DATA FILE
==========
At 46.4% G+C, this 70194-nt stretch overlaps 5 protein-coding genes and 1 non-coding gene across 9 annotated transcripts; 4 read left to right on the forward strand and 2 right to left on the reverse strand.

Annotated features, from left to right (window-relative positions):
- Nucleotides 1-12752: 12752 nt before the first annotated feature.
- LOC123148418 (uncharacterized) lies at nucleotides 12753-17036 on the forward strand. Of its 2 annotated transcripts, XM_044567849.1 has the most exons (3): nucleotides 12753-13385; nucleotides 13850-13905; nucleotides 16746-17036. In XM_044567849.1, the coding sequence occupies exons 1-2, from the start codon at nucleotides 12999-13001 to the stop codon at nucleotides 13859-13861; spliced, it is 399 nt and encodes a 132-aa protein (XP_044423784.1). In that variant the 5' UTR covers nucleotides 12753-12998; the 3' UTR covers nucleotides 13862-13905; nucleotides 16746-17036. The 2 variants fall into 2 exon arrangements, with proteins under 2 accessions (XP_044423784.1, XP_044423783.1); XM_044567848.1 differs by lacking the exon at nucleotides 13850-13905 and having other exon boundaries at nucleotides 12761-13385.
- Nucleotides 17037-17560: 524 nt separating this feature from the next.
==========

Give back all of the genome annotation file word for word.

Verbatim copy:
At 46.4% G+C, this 70194-nt stretch overlaps 5 protein-coding genes and 1 non-coding gene across 9 annotated transcripts; 4 read left to right on the forward strand and 2 right to left on the reverse strand.

Annotated features, from left to right (window-relative positions):
- Nucleotides 1-12752: 12752 nt before the first annotated feature.
- LOC123148418 (uncharacterized) lies at nucleotides 12753-17036 on the forward strand. Of its 2 annotated transcripts, XM_044567849.1 has the most exons (3): nucleotides 12753-13385; nucleotides 13850-13905; nucleotides 16746-17036. In XM_044567849.1, the coding sequence occupies exons 1-2, from the start codon at nucleotides 12999-13001 to the stop codon at nucleotides 13859-13861; spliced, it is 399 nt and encodes a 132-aa protein (XP_044423784.1). In that variant the 5' UTR covers nucleotides 12753-12998; the 3' UTR covers nucleotides 13862-13905; nucleotides 16746-17036. The 2 variants fall into 2 exon arrangements, with proteins under 2 accessions (XP_044423784.1, XP_044423783.1); XM_044567848.1 differs by lacking the exon at nucleotides 13850-13905 and having other exon boundaries at nucleotides 12761-13385.
- Nucleotides 17037-17560: 524 nt separating this feature from the next.